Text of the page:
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In another thread someone objected to pictures of steelhead posed in shallow water next to the rods that the fish were presumably caught on. Here was the reply:

These fish did NOT bounce their heads on the rock!!!!!! When their eyes are covered with wet small towel , after it is removed, the fish will be calm for a while.If there is nobody with you to tail a fish, you have to tire it enough to just unhook it. BTW only 10-15% of my fish is photographed, and only when they behave calm. Do not make judgement without seen it......
I never heard of the small-wet-towel method of landed fish care, nor have I ever seen it utilized. It sounds like bunk to me, but who knows?

My feeling is that if you’re alone you do have to tire the fish enough to grab the leader, control the fish, and remove the hook. Taking it into the shallows to photograph it just strikes me as something you should avoid at all costs. Fish aren’t designed to lay gasping on their side half out of the water.

And I have to say, that I just don’t buy the idea that someone will tire a fish, unhook it, wrap it in a towel, then carry it gently into the shallows. My experience is that guys drag the fish into the shallows where the fish gives it’s last panicked leaps, battering itself on the rocks.

I shouldn’t worry though, because someone else said this:

Fish encounter rocks all their lives and still manage to live somehow.
True, fish encounter rocks all their lives. But they avoid them, quite assiduously and adroitly I believe. They don’t batter their heads against them repetedly. Its one of the reasons evolution hasn’t graced their brains with by a thick bony skull, but rather by thin cartilaginous material.

As I encounter fewer and fewer fish in the rivers, as the weir and ladder counts go down, I find those ego gratifying fish photos less and less enjoyable, less and less defensible. Me, I’m going to continue working to perfect the quickest, cleanest release I can.
 

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I've never understood with what's wrong with just carrying a net? they actually work very well for landing fish. Not only that, but fish typically calm down once netted. As long as it's rubber, or rubber coated knotless, slime removal is going to be pretty negligible.

Oddly enough, I've seen many many photos from longtime members on this site with that very thing...fish laying down on rocks in several inches of water with the rod right next to it (all in the name of "getting the shot". Rarely do they get called out for it, and every time I think, "wow, that's amazing they can get that fish to stay still for so long"....at least they're "keeping them wet". Have I tried to do that in the past? probably....when I didn't know better.
 

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For several seasons now WA state has actually instituted fish handling rules for selective fisheries. And more recently - mandatory hatchery-retention for certain streams too. If a fish must be released it has to be kept in the water plain and simple. Keep fingers away from the eyes and gills. Makes sense. Use a hook remover whenever prudent or cut the line if the hook was swallowed. Do not use a net but if you must - a soft knotless net or rubber mesh net as mentioned above.

I remember catching plenty hatchery fish with holes punched in their gills years back though. Don't know if this continues to be practice in other streams but those fish must have been handled and transported in very unnatural manners ... and seemed to manage well enough.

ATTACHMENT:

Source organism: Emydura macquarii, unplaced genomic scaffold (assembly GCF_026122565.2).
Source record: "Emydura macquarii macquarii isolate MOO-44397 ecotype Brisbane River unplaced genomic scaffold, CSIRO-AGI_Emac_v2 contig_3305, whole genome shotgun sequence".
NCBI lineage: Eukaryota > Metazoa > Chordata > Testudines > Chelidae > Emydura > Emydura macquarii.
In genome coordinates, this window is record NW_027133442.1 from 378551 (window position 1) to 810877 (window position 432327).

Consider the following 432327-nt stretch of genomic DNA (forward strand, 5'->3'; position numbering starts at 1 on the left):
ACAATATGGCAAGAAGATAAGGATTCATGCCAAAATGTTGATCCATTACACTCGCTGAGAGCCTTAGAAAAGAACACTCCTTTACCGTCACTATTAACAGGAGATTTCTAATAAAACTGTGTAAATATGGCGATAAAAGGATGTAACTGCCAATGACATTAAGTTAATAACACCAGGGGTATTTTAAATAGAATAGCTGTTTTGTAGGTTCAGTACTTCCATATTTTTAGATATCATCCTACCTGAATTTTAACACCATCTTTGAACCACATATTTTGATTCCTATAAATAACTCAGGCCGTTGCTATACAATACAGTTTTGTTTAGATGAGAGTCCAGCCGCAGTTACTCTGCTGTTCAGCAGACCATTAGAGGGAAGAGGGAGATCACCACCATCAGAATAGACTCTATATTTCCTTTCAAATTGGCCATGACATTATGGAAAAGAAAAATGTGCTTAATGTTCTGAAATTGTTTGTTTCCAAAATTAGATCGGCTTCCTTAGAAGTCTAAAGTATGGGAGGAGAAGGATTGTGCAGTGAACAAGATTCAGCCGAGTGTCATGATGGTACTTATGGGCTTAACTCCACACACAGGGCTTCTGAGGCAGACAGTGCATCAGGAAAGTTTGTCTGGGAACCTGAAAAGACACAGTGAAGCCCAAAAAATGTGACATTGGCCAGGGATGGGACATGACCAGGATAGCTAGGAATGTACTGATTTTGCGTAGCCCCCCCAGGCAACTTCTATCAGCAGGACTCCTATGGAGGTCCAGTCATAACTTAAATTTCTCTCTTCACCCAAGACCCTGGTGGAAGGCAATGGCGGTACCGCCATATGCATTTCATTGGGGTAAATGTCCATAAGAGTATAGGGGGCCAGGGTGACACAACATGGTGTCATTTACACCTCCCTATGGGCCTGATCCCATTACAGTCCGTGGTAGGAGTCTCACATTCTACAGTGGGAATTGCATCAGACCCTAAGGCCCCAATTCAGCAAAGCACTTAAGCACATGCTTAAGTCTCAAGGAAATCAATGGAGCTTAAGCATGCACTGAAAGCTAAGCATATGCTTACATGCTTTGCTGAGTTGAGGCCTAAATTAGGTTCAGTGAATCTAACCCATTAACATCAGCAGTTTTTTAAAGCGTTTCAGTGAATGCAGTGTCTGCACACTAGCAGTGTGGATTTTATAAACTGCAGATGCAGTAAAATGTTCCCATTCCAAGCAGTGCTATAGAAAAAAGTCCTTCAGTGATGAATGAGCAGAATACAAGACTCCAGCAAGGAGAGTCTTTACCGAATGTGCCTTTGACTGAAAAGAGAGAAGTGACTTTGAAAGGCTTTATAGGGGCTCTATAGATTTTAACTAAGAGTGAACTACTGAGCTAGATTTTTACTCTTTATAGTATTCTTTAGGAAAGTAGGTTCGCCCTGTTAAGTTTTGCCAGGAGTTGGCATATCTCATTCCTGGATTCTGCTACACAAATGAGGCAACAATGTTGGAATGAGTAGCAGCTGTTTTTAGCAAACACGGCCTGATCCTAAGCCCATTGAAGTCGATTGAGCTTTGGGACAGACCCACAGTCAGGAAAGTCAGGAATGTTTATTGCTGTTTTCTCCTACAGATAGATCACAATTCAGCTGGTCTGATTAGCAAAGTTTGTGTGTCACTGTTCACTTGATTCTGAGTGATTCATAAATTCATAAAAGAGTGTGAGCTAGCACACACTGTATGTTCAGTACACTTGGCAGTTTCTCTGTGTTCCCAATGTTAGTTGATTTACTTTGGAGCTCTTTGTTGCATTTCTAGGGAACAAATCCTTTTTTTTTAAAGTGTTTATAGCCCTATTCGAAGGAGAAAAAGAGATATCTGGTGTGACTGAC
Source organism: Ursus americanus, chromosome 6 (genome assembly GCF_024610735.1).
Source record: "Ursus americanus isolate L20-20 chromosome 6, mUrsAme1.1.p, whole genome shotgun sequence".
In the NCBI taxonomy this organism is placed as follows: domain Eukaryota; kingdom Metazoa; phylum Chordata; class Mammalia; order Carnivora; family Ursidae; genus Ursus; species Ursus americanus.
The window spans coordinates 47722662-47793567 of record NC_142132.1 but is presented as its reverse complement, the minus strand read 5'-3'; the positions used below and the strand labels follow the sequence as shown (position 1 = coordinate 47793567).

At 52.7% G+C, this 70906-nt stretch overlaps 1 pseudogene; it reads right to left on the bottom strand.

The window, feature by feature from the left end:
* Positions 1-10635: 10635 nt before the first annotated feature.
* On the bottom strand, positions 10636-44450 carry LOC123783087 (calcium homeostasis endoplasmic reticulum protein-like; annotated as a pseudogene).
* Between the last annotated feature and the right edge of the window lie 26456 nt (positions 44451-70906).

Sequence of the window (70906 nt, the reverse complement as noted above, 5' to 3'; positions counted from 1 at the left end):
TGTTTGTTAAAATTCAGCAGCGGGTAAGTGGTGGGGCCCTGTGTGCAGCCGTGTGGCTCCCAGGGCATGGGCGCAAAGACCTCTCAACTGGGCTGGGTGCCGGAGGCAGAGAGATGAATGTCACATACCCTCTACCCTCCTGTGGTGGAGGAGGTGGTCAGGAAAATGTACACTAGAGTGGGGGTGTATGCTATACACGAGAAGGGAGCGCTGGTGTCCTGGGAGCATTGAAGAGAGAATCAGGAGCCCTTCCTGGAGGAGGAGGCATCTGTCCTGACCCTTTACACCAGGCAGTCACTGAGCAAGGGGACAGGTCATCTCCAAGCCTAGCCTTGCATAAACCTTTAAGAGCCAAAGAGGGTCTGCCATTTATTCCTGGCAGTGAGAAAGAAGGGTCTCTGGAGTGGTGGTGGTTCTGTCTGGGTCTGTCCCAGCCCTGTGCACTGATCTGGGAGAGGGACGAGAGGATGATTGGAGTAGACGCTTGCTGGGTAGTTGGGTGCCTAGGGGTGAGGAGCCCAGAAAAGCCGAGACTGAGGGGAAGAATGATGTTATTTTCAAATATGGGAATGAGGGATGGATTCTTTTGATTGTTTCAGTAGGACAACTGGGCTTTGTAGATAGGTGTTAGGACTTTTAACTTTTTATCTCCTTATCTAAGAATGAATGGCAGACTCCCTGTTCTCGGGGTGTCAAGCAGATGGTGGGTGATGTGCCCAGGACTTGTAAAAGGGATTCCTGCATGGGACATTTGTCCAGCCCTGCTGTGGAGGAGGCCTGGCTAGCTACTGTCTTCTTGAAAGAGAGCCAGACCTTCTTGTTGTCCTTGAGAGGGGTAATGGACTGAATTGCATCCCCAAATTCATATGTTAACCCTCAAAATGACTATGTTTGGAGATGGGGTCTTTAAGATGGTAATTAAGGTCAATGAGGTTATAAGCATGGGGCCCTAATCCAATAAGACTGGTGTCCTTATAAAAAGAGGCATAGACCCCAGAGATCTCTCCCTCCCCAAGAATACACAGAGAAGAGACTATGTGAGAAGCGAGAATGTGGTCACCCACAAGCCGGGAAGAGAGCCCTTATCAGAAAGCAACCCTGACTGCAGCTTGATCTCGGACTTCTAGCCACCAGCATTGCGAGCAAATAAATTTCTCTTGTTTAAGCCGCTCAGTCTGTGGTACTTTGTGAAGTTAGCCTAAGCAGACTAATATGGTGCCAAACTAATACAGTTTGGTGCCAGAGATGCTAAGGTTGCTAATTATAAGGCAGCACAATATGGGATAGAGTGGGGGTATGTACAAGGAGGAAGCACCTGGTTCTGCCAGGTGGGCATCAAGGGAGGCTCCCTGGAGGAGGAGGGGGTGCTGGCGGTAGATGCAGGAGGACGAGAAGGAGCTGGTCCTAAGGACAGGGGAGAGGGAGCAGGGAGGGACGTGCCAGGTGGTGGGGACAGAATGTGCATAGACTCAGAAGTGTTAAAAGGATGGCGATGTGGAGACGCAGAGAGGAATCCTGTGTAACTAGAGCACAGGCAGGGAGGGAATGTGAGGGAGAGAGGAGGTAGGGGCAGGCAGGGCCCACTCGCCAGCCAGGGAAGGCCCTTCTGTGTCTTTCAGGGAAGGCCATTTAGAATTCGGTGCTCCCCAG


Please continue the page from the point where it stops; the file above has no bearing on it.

I'm not condoning mishandling of fish - wildlife in general - just thinking the fish I have landed with gaping wounds, internal organs bulging out. Ive watched fish beach themselves onto river bank to keep form being eaten by seals. All that thrashing around on rocks ... wild animals acting purely on instinct.
 

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I've never heard of putting a wet towel over a fish's head to get it to calm down prior to release either. I think all anglers should strive to handle the fish they catch as carefully as they can. I don't get excited about anglers landing steelhead in a couple inches of water instead of a foot or more of water. My reasoning is based on two things. First, the density of water that is one, two, or three inches deep is equal to that of water that is a foot deep. It provides substantial cushioning effect to fish even if they don't lay perfectly still while the hook is being removed, and they usually don't in my experience. Second, I managed a native, wild steelhead broodstock project for several years in the 1980s. I can say that the fish handling methods, landing them with knotted polypropolene nets, sliding them into large plastic tubes for temporary holding and then transport to a hatchery where they were crowded and handled once or twice weekly prior to spawning was far less fish friendly than most of the CNR techniques I see used most of the time. All that, and the pre-spawn mortality rate was only 2%.

It is well established that the most significant factor in CNR angling is hook placement, a factor over which we have no control. Beyond that, if anglers exercise reasonable care when handling and releasing their catch, which means keeping them wet, or not removing them from the water for more than a couple seconds, their probability of survival is extremely high. Therefore I'm not going to give a fisherman grief for landing their catch in 2 or 3" of water.

Sg
 

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If you’ve seen a photo of fish that wasn’t harvested, it was handled longer than necessary.

More than half of the “keep em wet” photos I see follow the letter of the law but violate the spirit. I’d rather see a dripping wet fish that’s been lifted from the water, than one laying next to a rod in the water.
 
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